It is clear, even from this brief description, that Swedenborg's structure of elements does not fit, in any exact sense, the models of present-day elementary particle physics. Furthermore, his theory of planetary evolution, based on the elements seems vague and lacking in empirical support. However, Swedenborg's work should be viewed in the context of the contemporary natural philosophy, and most noteworthy in this regard is the essential agreement of Swedenborg's rational cosmology with the previously developed Cartesian world view. Both Descartes and Swedenborg proposed a filled universe or plenum of several elements. Both men described mechanisms for planetary evolution, with special emphasis on the vortex as a primary motion in nature.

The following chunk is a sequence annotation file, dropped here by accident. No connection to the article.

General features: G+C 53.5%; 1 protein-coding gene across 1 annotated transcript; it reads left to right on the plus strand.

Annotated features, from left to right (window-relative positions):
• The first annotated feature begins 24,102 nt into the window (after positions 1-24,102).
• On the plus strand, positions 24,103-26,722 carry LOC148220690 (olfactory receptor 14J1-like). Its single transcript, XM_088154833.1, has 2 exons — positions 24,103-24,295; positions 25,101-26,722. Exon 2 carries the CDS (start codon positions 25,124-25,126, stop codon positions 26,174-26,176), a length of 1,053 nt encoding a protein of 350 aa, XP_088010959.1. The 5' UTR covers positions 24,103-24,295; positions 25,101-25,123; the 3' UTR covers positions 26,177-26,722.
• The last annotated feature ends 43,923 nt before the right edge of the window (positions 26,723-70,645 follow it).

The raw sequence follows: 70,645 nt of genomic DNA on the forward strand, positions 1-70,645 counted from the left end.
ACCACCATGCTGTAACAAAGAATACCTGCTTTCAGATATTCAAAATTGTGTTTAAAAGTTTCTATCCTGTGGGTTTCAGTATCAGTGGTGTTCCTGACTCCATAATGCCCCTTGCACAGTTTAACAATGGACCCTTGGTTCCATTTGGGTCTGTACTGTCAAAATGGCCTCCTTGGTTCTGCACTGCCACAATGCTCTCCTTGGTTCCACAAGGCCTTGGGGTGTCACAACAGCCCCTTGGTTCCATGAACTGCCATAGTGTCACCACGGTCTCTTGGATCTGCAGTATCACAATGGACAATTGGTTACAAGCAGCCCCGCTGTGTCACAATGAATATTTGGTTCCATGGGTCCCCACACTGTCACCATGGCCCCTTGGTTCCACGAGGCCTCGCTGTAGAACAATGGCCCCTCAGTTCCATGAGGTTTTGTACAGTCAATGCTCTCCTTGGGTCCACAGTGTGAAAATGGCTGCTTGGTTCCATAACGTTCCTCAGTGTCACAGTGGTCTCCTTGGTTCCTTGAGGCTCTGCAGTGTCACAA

Yet Swedenborg's work did contain elements of originality. He worked hard to describe the "first natural point" as the connection between the physical and nonphysical worlds. Swedenborg saw this starting point as logically important to a world system and representative of the absolutely deepest parts of nature. The Swedenborgian system of elements is more complex than the three-element system of Descartes. While further complexity does not necessarily imply progress, Swedenborg's scheme of elements with their inner and outer parts, and their construction through the intermediate steps of the finites, is an attempt at greater differentiation of levels and motion in nature. An analogous set of levels occurs in physics with the proton, nucleus, atom, molecule, and lattice, together with their different associated ranges of energy (from billions of electron volts down to a fraction of an electron volt.)